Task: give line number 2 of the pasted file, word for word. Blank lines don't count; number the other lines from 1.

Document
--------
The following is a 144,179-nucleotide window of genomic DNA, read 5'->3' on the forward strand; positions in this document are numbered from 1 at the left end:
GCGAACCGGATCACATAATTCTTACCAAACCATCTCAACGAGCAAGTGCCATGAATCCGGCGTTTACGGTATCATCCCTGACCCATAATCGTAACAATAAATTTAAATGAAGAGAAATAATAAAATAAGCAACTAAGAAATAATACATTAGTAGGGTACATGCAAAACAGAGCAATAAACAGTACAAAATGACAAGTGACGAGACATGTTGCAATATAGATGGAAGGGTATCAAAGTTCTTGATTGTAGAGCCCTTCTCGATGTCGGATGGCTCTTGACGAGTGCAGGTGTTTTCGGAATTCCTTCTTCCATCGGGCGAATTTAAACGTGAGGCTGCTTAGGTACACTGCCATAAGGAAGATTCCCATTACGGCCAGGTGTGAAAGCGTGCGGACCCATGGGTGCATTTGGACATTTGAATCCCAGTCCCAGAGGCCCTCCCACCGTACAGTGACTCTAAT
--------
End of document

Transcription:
GCGAACCGGATCACATAATTCTTACCAAACCATCTCAACGAGCAAGTGCCATGAATCCGGCGTTTACGGTATCATCCCTGACCCATAATCGTAACAATAAATTTAAATGAAGAGAAATAATAAAATAAGCAACTAAGAAATAATACATTAGTAGGGTACATGCAAAACAGAGCAATAAACAGTACAAAATGACAAGTGACGAGACATGTTGCAATATAGATGGAAGGGTATCAAAGTTCTTGATTGTAGAGCCCTTCTCGATGTCGGATGGCTCTTGACGAGTGCAGGTGTTTTCGGAATTCCTTCTTCCATCGGGCGAATTTAAACGTGAGGCTGCTTAGGTACACTGCCATAAGGAAGATTCCCATTACGGCCAGGTGTGAAAGCGTGCGGACCCATGGGTGCATTTGGACATTTGAATCCCAGTCCCAGAGGCCCTCCCACCGTACAGTGACTCTAAT